There's no contradiction betw

There's no contradiction between object orientation and functional. Alan Kay wrote:

"Doing encapsulation right is a commitment not just to abstraction of state, but to eliminate state oriented metaphors from programming." — Alan Kay, Early History of Smaltalk.

My interpretation of that statement is that it doesn't necessarily mean that you program without state, but that manipulation of state is hidden within higher level abstractions that are manipulated in a declarative manner.

Language is not Syntax

Most of your comments on Ruby and Lisp are about the syntax. Or we all now here that while syntax does matters, it's far from being the most important point in a programming language.

A language design is divided into the following categories (please tell me if I forget some) :

  • the syntax
  • the semantics
  • the type system
  • the features

While the syntax is pure "style", each of them having its proponents, the semantics is independant from the syntax and describe how the language is evaluated.

At this point we can say that what makes Ruby is not only the syntax, which can be easily changed using a "translator" but its semantics which can hardly be changed without breaking a lot of things.

The type system assists the semantics since except Bash which have only one type "string", most of the languages have a more-or-less rich, more-or-less extensible type system featuring several "basic" types. The semantics of the language specify also if and how types are checked. Basicly dynamicly-typed languages have a type system, sometimes very rich, but the whole check is delayed at runtime. OTOH static type systems will check a lot of things at compile time and can (but not always do) eliminate a lot of checks at runtime. To be precise, some dynamicly typed language will add some checks at compile time that will enable them to skip some runtime checks if satisfied.

And then comes the features. Class systems are a possible feature when the language have objects in its type system. First class functions and closures are also features. Same for "generators" or continuations, same for embedded regular expressions (which are more a syntax feature - called syntactic "sugar"), and more...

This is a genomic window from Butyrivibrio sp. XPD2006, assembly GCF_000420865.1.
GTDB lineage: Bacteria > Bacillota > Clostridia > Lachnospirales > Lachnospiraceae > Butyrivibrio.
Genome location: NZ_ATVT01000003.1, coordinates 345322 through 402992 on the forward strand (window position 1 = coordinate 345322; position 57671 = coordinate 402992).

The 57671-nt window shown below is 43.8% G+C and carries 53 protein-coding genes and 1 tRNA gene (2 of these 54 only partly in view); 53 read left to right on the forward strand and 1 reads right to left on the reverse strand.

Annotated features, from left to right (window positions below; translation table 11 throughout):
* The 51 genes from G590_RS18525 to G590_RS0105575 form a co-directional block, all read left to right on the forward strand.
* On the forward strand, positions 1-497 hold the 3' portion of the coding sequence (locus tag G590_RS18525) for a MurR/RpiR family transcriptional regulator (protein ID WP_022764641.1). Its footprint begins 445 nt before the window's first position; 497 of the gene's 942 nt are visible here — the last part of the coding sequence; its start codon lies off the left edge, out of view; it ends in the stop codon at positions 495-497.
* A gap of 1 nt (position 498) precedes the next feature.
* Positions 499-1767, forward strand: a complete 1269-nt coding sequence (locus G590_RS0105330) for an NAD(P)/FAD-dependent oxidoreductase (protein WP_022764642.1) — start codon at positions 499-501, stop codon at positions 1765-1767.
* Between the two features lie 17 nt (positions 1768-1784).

All of theses things together are making a programming language, and syntax is far from being the most important point in language design since it's the most easy to change. However, it shouldn't be underestimated since a lot of programmers will judge a language from its syntax only before even starting playing with its semantics, type system, and features.

As a conclusion, it's funny to see that language "wars" are mostly focused on two points : syntax and type checking (not type system itself), maybe because "original" shift between Lisp and Fortran.


I'd state it differently: (In order of increasing abstraction.)
  • External representation. (Syntax.)
  • Internal representation. ("Parse tree".)
  • Typing system.
  • Computational model. ("Semantics".)

The "typing system" usually gets merged into the second or fourth layer, depending on whether you do static typing or not.

Yeah, I get it...

...but I just emphasized syntax because I had sort of grown to dismiss it after going from languages like Java and C++ to Scheme, because they seemed to use their syntax on ineffective approaches to problems. Why have special for loop syntax... just make the language support recursion. But with Ruby, I realized, wow, when the language doesn't rely on syntax to support non-intuitive assumptions, it can really assist my productivity. I have come to appreciate the aesthetics of programming languages more than I ever had. The regular, uniform nesting of S-expressions is almost unbeatably beautiful, but if it takes four or five lines of nesting to perform regular expression matches that I can bust out in one line in Ruby, then the pure approach begins to lose its appeal. So while I agree that syntax isn't everything, I think that syntax and its unity with deeper features can do a lot to determine one's experience. Syntax is the linguistic interface with the computer... feeling comfortable and supported by that interface is definitely a plus.

syntax, language design and "better"

The regular, uniform nesting of S-expressions is almost unbeatably beautiful, but if it takes four or five lines of nesting to perform regular expression matches that I can bust out in one line in Ruby, then the pure approach begins to lose its appeal.